Companies Get Creative to Cut Healthcare Premiums
> 6/22/2006 8:35:26 AM

Ballooning healthcare costs often show up in one place before all others: businesses' bottom lines. It makes sense that the larger companies, those with the most employees to insure, can see massive chunks of their profits eaten up by the cost of providing healthcare. As U.S. News and World Report writes this week, this has led many companies to push excerise, using many creative incentives, to try to shrink their investment in maintaining the health of their employees.

Regular exercise lowers the risks for major health problems like cardiovascular disease, cerebral vascular disease and some cancers, not to mention helping to manage stress and fight depression and depressive symptoms. The former helps companies cut down on insurance costs by eliminating costly claims, the latter, though, may be even more important. Employees with a strong mental health, who manage stress and are free from depression, have been shown to be much more productive than those dealing with moderate mental health disorders. Conventional wisdom, in this case, is very true: happy workers are better workers.

Some companies, like Clif Bar from Berkeley, CA, take this healthcare approach very seriously. As U.S. News writes:

Clif Bar, the energy-bar maker in Berkeley, Calif., spends about $1,000 per employee each year providing about 150 staffers with a free gym, three personal trainers, 24 classes a week, and a paid 30-minute workout break every day. "I consider it money very well spent," says David Jericoff, executive vice president of people, noting that yearly savings in insurance premiums are in the "double-digit percents."

Improving the fitness of employs already with the company is only one way that companies are improving themselves. As PepsiCo vice president of benefits Greg Heaslip points out, to attract healthy employees companies need to let them know that healthy living is a priority.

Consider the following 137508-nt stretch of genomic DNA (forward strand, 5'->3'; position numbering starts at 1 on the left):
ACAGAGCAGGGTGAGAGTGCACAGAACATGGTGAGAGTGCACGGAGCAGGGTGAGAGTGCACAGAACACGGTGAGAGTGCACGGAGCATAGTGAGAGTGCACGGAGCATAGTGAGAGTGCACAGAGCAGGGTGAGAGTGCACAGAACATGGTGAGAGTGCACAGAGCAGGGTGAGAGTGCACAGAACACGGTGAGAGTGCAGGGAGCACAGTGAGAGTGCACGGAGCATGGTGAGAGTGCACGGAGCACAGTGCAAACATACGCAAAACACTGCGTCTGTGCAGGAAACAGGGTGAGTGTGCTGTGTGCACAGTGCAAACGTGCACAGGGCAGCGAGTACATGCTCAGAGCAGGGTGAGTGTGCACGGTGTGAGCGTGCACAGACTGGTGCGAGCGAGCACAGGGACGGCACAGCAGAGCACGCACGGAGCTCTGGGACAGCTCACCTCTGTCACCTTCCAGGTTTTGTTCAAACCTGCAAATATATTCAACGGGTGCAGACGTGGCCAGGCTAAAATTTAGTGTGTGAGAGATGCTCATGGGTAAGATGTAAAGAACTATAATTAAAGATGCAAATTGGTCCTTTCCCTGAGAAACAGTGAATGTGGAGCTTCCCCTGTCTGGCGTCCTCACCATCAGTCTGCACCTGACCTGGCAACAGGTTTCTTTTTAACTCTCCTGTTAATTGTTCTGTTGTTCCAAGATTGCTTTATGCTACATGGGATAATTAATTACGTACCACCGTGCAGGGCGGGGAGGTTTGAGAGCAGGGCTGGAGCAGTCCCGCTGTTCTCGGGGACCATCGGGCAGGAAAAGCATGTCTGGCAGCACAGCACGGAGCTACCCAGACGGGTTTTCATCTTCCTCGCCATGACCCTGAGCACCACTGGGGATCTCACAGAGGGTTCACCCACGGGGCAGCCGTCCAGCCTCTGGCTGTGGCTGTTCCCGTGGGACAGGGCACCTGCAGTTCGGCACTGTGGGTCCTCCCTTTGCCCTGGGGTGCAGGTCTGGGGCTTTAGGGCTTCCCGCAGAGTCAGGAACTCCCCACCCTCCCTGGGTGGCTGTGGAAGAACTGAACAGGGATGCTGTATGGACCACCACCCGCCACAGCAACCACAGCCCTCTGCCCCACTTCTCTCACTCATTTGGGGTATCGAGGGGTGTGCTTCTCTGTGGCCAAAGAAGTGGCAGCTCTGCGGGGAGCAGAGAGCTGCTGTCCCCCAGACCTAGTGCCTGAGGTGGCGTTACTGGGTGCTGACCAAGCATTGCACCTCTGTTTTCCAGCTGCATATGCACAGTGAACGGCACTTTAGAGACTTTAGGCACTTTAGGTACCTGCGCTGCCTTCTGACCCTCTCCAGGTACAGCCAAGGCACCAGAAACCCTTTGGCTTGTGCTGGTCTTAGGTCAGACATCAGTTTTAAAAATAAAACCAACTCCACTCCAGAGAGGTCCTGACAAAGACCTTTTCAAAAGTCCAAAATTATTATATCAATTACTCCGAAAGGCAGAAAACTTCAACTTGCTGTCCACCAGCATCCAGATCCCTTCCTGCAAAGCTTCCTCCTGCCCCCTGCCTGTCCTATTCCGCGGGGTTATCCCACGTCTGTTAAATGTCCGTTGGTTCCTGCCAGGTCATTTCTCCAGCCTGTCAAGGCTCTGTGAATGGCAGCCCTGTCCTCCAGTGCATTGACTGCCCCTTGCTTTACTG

"A CFO at one company once said to me, 'I wonder if these fitness centers really work. It's only the healthy people that are in there,'" says Scibelli. "My response is, those are the people you want to attract. It's easier to keep people healthy than return them back to health." And the hope is that with the right kind of nudge, desk potatoes will follow. "We have a saying around here," says Heaslip. "Good health is its own reward--but incentives help."

By engendering a mentality of fitness, companies can expect to see major returns on their investment, which is why companies like Clif Bar will spend as much as $1,000 on what amounts to preventative care for their employees. As healthcare costs continue to rise, creative solutions like these are goning to be required. Clearly, if you can keep an employee healthy, they won't need to use their health insurance as much, won't miss as much work and should even be happier and more productive. It's a formula that more business's should be looking into to help improve their own morale and company health.

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